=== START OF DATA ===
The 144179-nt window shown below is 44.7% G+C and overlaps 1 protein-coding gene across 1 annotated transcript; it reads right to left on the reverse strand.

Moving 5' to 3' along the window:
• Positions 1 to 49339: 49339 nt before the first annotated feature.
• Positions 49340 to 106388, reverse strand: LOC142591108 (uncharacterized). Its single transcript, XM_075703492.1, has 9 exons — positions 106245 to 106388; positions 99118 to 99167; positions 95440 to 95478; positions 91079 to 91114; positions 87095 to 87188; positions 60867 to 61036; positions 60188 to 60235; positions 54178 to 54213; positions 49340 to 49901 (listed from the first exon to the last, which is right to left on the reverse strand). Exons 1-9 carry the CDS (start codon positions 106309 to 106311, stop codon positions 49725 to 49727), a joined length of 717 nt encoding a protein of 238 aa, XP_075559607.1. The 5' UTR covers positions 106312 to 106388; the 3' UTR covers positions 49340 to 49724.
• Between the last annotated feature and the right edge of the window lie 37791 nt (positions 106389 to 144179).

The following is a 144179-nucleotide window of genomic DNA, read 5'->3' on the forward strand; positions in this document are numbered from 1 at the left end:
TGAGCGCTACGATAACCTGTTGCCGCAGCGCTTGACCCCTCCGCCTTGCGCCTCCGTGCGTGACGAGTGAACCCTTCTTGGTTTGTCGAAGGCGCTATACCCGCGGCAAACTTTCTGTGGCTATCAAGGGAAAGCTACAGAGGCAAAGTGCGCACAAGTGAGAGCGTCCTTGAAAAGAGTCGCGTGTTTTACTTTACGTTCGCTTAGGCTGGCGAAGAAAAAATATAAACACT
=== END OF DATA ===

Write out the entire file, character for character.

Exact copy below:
The 144179-nt window shown below is 44.7% G+C and overlaps 1 protein-coding gene across 1 annotated transcript; it reads right to left on the reverse strand.

Moving 5' to 3' along the window:
• Positions 1 to 49339: 49339 nt before the first annotated feature.
• Positions 49340 to 106388, reverse strand: LOC142591108 (uncharacterized). Its single transcript, XM_075703492.1, has 9 exons — positions 106245 to 106388; positions 99118 to 99167; positions 95440 to 95478; positions 91079 to 91114; positions 87095 to 87188; positions 60867 to 61036; positions 60188 to 60235; positions 54178 to 54213; positions 49340 to 49901 (listed from the first exon to the last, which is right to left on the reverse strand). Exons 1-9 carry the CDS (start codon positions 106309 to 106311, stop codon positions 49725 to 49727), a joined length of 717 nt encoding a protein of 238 aa, XP_075559607.1. The 5' UTR covers positions 106312 to 106388; the 3' UTR covers positions 49340 to 49724.
• Between the last annotated feature and the right edge of the window lie 37791 nt (positions 106389 to 144179).

The following is a 144179-nucleotide window of genomic DNA, read 5'->3' on the forward strand; positions in this document are numbered from 1 at the left end:
TGAGCGCTACGATAACCTGTTGCCGCAGCGCTTGACCCCTCCGCCTTGCGCCTCCGTGCGTGACGAGTGAACCCTTCTTGGTTTGTCGAAGGCGCTATACCCGCGGCAAACTTTCTGTGGCTATCAAGGGAAAGCTACAGAGGCAAAGTGCGCACAAGTGAGAGCGTCCTTGAAAAGAGTCGCGTGTTTTACTTTACGTTCGCTTAGGCTGGCGAAGAAAAAATATAAACACT